RM:

We've also taken other steps in Washington this year to help producers with important goals. NMPF is again supporting the long-standing effort to establish tariffs on imports of Milk Protein Concentrate and casein. This is legislation we first helped write back in 2001, and we remain committed to closing loopholes that allow these products into our market.

JK:

We've also been urging the USDA to finally impose the checkoff on all dairy imports. You know, it's been over a year since the Farm Bill was finally approved, but foreign dairy products still aren't paying their fair share of the promotion tab. That needs to end, and USDA needs to take action on this.

RM:

One of the other key economic steps NMPF took this year was to push for restrictions on the growth of large producer-handlers, so they can't disrupt fluid milk markets and cut the blend price for other farmers.

JK:

Yes, we made a clear case that the Federal Order regulations need to be updated nationwide so that large farmer-owned bottlers can't exploit the producer-handler loophole in a way that reduces revenue for every other producer in their region. We were delighted to see our efforts pay off a few weeks ago when USDA issued its proposed final rule to cap the producer-handler exemption to three million pounds per month.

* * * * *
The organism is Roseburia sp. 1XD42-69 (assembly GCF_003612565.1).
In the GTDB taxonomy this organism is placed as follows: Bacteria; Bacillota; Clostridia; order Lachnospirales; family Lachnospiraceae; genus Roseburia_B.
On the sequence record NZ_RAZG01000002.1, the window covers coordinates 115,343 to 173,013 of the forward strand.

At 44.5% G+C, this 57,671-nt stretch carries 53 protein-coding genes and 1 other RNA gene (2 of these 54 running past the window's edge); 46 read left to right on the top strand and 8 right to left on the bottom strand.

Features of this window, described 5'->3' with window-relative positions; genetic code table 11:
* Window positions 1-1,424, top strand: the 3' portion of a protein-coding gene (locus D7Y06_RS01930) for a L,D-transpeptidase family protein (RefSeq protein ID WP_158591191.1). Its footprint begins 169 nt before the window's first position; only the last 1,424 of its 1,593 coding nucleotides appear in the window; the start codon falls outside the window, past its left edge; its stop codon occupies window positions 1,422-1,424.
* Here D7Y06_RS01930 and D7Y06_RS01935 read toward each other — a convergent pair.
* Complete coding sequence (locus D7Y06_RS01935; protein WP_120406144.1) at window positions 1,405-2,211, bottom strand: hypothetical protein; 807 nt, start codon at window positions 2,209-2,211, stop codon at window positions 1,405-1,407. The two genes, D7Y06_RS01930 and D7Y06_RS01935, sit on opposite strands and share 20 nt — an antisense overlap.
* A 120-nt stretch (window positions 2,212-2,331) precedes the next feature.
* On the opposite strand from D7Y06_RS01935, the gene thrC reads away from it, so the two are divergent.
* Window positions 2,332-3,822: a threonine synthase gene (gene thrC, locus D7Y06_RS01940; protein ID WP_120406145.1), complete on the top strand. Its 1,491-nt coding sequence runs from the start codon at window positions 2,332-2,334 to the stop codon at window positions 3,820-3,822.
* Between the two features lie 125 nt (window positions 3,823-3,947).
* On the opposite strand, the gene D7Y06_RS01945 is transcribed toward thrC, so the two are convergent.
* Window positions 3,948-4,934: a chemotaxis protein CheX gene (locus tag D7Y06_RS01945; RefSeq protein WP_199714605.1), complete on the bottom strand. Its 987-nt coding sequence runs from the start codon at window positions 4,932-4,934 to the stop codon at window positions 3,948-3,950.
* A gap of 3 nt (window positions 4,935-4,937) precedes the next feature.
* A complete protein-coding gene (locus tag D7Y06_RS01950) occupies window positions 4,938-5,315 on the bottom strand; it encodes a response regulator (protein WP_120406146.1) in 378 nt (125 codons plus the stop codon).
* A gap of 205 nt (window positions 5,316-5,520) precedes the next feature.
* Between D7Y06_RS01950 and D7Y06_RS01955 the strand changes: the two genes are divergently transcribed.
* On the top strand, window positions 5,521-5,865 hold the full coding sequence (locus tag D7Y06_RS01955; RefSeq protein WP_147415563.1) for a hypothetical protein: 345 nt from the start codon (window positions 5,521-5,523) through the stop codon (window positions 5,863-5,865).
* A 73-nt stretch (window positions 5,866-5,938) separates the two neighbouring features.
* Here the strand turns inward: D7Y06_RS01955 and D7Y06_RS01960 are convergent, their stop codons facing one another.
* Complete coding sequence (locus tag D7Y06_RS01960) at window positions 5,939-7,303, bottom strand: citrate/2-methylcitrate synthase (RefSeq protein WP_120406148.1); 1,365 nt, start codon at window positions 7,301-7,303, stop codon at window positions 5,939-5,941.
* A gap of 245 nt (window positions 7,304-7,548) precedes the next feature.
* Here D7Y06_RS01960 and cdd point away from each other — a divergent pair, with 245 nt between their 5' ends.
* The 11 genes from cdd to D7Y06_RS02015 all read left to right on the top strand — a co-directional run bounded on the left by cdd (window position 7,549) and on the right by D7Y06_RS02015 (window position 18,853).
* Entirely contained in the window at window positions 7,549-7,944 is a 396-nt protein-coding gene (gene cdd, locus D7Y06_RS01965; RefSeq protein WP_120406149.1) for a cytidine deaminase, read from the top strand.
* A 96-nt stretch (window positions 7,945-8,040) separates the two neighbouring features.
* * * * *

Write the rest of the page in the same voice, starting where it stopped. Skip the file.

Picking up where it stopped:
RM:

Another big focus for NMPF going back more than a year is immigration reform. Farmers have enough problems with high input costs and low milk prices; not having help milking the cows is adding insult to injury.

JK:

We've continued to make the case on Capitol Hill that Congress needs to take up immigration reform in a way that addresses the workforce needs of dairy farmers. Earlier this year, we released a comprehensive labor practices survey that NMPF commissioned in 2008. It got good pickup, including this article in the Wall Street Journal. This survey will help us continue to prod our lawmakers on the immigration issue.

RM:

This has been a great summary of all of the efforts that NMPF has undertaken to help improve the economic situation for its membership. But all the while all these things were underway, there was plenty of other activity going on. In fact, one of the biggest issues of the year on Capitol Hill was climate change, and what to do about it. And National Milk was right in the middle of that battle.

JK: